Known as TRACED, the bill will penalize scammers up to $10,000 per robocall. But experts aren’t sure whether it’ll have much impact.
The Senate has passed bipartisan legislation which, if approved by President Donald Trump, will impose significant fines on robocall solicitation.
Entitled the Telephone Robocall Abuse Criminal Enforcement and Deterrence Act—or TRACED—the bill passed 97-1. According to The Hill, the proposal attracted nearly 80 co-sponsors by the time it reached the Senate floor.
Introduced by Sens. John Thune (R-SD) and Ed Markey (D-MA), TRACED gives the federal government authority to fine offenders up to $10,000 per call. It also provides regulators additional tools to track down and punish robo-callers.
“It will make life a lot more difficult for scam artists and help ensure that more scammers face punishment for their crimes,” Thune said earlier this week, just ahead of the Senate vote.
While Thune’s still hoping the House will take up similar legislation, TRACED has attracted widespread support. Every attorney general in the nation has offered backing, along with the Federal Communications Commission, Federal Trade Commission and various industry groups.
“This piece of legislation will help all Americans deal with the epidemic of robocalls which afflicts them and their families every single day of the year,” Markey said on Thursday, adding that illegal tele-scams are difficult to escape in modern times.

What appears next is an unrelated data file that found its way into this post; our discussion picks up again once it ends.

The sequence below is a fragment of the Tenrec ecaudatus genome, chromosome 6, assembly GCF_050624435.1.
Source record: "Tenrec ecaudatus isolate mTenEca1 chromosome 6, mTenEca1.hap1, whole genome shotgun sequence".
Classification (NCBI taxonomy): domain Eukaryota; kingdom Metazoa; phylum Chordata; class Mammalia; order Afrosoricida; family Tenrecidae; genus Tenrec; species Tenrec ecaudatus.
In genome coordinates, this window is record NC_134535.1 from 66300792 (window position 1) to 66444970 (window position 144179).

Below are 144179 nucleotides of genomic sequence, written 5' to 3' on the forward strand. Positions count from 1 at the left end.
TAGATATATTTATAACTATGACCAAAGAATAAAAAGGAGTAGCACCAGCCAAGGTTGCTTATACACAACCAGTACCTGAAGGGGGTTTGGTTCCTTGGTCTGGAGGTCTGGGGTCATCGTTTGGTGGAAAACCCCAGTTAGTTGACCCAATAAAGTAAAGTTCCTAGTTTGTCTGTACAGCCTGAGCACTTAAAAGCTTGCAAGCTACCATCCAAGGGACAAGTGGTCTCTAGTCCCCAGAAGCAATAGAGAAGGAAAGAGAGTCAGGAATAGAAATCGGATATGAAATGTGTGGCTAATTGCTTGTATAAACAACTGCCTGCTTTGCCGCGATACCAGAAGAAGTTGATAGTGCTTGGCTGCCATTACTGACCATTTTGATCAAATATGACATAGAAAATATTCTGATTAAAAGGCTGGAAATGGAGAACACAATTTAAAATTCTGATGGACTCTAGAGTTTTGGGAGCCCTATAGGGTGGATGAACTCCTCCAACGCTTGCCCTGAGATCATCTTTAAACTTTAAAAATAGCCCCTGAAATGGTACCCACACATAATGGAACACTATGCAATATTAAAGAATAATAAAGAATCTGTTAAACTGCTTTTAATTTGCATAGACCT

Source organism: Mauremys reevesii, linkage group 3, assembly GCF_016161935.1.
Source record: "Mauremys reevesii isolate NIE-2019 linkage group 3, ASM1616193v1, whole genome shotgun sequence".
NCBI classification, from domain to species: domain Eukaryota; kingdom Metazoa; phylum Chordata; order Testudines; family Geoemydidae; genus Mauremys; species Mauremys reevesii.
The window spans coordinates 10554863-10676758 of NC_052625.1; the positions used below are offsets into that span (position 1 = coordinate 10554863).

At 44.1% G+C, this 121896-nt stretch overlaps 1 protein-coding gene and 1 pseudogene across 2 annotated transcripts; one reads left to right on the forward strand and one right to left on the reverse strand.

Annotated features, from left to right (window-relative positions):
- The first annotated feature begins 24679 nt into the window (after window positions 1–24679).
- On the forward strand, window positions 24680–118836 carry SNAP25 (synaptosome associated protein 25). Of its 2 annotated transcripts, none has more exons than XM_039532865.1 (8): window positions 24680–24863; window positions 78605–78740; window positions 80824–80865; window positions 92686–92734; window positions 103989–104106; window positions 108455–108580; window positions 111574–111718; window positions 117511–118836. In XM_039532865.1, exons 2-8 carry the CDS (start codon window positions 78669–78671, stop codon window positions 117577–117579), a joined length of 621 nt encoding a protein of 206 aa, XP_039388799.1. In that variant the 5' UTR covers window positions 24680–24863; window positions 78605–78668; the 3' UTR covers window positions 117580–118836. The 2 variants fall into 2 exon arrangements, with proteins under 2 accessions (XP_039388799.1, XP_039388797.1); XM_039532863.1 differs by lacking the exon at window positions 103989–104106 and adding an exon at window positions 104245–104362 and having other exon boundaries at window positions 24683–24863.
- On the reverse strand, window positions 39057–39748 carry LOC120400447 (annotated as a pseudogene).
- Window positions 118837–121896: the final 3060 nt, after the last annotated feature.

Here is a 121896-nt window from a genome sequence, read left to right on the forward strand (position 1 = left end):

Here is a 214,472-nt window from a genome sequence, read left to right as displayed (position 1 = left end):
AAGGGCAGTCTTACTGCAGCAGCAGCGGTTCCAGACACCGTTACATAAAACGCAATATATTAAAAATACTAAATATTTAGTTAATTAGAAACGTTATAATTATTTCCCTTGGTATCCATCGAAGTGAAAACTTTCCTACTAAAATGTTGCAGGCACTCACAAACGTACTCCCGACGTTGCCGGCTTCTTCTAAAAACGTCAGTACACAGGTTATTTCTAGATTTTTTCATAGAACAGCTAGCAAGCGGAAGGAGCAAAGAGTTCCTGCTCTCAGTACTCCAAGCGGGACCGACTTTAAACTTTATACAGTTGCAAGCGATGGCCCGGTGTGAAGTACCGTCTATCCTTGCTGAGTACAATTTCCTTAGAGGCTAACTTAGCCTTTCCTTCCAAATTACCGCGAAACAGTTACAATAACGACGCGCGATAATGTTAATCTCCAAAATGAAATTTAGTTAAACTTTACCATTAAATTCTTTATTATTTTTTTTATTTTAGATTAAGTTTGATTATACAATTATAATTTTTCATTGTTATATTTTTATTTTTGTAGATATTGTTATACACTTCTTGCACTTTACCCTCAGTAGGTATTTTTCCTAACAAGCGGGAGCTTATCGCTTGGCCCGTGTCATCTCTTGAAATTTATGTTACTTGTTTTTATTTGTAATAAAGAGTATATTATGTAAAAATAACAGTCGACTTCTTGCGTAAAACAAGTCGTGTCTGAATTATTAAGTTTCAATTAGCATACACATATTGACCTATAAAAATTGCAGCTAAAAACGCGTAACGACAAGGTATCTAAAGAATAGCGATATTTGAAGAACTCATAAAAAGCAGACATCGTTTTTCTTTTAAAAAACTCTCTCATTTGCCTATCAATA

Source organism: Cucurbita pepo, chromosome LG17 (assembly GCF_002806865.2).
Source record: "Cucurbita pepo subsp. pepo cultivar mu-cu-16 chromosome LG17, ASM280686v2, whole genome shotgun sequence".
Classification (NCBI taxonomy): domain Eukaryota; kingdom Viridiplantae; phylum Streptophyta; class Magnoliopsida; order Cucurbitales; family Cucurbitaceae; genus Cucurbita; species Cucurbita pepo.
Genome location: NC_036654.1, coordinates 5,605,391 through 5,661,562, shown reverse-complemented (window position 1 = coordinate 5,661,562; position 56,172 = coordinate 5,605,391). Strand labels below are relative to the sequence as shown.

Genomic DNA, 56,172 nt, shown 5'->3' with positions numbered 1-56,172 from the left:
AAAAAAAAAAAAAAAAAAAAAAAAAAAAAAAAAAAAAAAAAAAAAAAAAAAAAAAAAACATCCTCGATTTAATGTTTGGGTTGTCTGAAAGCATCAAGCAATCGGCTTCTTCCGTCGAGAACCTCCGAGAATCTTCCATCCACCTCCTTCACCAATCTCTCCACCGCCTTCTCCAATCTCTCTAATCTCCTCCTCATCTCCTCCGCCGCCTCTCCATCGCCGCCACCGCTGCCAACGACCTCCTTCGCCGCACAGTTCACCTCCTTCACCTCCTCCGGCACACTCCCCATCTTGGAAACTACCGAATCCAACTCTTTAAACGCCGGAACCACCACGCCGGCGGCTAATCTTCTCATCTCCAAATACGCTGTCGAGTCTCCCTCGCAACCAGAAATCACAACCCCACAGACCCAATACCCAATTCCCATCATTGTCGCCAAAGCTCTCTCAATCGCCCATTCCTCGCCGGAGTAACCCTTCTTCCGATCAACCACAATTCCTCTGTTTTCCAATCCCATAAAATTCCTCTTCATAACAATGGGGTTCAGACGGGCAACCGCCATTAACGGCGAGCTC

“This question of robocalls and the role in American society—it’s a daily deluge of calls Americans receive,” Markey said. “It is a consumer protection crisis. Americans across the country face an epidemic of robocalls, bombarding landlines and mobile phones.”
However, The Associated Press quotes experts who are quick to opine that legislation won’t make the problem disappear overnight. Maureen Mahoney, a policy analyst for Consumer Reports, lauded TRACED as a good first-step—albeit one’s that remains flaws.
According to Mahoney, robo-calling became telephone scammers’ preferred tactic for many reasons. Technology makes automated calling cheap—and because many cons targeting U.S. consumers are based overseas, enforcement will remain problematic.
Mahoney told The Associated Press that telecom providers need to give consumers more tools to screen incoming calls. While TRACED requires phone companies to offer apps that verify whether an incoming call is sourced from a real number, many scammers using fake numbers associated with actual companies and government agencies, like the IRS.
The Hill notes that, in the House, Rep. Franke Pallone, Jr. (D-NJ)—chairman of the Energy and Resource Committee—recently revived the Stopping Bad Robocalls Act. That act, like TRACED, will allow consumers to opt out of many legal robocalls while giving the government power to ban others. It’d also increase the statute of limitations for prosecuting violators.